Imagine being told you can have that job you’ve always wanted, but on one condition: you have to go naked. Unlikely to happen if you’re, say, a dentist, or even one of Sir Alan’s hopefuls in “The Apprentice” (unless the viewing figures drop drastically), but as an actor, that’s more or less what I’ve just been told.
Now, I’m as confident and open as the next man, providing the next man is, shall we say, averagely endowed, but I’m just not convinced about nudity on stage. In fact, I’m amazed writers allow it. When a nude performer enters the stage, our interest in the play itself exits through the fire doors. I remember as a student going to see a play a friend of mine was in. We walked into the tiny make-shift theatre-cum-portakabin to find him already lying there naked, face-up on a bed (“face-up” being a euphemism because no-one was looking at his face.) My front row seat meant I was effectively sitting closer to his genitals than my own. Some actors came on and did a lot of shouting and crying, but all I can remember of the evening is his ginger, slightly freckled maleness staring back at me.
I’ve actually gone nude once before. Early in my career, the director of a show I was in asked me to go naked in a crowd scene set in a lunatic asylum. I didn’t think it was strictly necessary so I hummed and hawed. The director insisted, so eventually I agreed to do it as long as he got someone else to go naked as well. This proved to be my undoing. He asked another actor who promptly disrobed at the next rehearsal to reveal that he was, as the proverb goes, hung like a horse. More than that, he was hung like a horse that’s the envy of other horses. Now not only would I have to go naked but I’d worked it so there’d be a comparison on stage, like the 50p piece you get in pictures in science books, only, sadly for me, much, much bigger.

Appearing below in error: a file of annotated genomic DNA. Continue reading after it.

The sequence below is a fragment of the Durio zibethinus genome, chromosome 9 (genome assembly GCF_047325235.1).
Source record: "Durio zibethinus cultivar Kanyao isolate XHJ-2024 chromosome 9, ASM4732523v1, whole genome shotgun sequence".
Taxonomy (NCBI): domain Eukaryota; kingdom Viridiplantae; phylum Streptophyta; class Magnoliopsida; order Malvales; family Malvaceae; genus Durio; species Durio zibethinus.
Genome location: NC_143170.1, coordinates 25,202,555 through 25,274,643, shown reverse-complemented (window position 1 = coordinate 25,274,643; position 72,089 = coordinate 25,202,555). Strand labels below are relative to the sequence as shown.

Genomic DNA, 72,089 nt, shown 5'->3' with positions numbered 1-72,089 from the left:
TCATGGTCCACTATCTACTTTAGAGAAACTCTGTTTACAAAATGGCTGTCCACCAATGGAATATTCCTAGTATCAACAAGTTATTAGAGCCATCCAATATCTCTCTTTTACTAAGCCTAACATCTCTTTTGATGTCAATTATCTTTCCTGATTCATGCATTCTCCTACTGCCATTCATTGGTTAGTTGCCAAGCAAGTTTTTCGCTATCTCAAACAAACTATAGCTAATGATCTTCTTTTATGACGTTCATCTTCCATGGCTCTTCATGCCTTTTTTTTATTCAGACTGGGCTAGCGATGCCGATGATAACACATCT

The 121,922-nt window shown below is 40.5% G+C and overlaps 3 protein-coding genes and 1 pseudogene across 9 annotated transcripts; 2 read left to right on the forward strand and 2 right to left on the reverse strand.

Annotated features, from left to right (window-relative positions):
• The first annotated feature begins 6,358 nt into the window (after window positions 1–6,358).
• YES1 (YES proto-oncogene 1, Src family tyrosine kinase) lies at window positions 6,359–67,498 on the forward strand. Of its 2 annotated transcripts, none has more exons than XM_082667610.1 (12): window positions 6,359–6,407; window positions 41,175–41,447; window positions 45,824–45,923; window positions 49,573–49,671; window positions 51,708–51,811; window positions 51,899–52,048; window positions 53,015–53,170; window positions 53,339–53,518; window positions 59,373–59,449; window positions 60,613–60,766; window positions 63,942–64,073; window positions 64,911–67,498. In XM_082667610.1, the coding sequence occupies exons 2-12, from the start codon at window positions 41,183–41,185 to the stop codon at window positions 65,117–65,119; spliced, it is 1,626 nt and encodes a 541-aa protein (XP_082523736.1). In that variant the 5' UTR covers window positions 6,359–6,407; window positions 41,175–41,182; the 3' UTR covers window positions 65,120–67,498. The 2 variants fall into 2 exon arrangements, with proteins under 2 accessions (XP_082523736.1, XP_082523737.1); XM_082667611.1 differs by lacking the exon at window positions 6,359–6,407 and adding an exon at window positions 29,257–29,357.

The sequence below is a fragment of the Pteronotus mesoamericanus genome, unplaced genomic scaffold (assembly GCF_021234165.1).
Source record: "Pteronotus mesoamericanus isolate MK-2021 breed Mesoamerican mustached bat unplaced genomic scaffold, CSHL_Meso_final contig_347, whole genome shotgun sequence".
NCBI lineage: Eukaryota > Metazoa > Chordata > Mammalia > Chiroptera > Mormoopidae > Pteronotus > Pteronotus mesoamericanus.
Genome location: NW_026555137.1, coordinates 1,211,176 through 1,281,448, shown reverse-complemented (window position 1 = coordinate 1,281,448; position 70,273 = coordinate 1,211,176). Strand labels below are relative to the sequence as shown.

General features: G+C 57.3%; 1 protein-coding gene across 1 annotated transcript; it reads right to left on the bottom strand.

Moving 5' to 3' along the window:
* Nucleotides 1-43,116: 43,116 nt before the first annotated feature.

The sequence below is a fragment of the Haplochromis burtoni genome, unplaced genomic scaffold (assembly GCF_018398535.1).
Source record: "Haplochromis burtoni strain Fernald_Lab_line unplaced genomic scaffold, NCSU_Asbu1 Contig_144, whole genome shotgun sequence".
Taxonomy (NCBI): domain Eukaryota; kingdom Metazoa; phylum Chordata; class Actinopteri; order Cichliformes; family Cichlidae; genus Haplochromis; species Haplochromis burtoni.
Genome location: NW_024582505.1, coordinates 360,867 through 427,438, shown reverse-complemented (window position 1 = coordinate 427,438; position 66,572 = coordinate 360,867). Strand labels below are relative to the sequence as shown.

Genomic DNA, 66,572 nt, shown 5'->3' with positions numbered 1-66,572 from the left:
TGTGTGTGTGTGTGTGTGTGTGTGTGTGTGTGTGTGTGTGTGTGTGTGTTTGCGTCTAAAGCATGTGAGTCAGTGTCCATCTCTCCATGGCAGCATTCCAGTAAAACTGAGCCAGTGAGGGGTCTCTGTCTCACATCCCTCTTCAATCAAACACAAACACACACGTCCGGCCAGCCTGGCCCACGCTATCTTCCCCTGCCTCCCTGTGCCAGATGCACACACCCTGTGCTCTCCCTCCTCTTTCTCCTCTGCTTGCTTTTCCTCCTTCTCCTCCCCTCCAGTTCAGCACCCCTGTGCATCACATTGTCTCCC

When I finally unveiled at the (un)dress rehearsal, I broke into an instant torrent of sweat that was so bad they had to mop the stage after me, but in the end it wasn’t so bad. Yes, it’s strange that my parents, my friends and loads of strangers all saw me nude – something that normally only happens on your stag night – but at least people remember you (that’s how shallow we actors are).
So I’ll probably go for this naked job. And if you come and see me and are disappointed by aspects of my performance then please remember there are no small parts, only small players.
This article was orginally published in the Sunday Telegraph.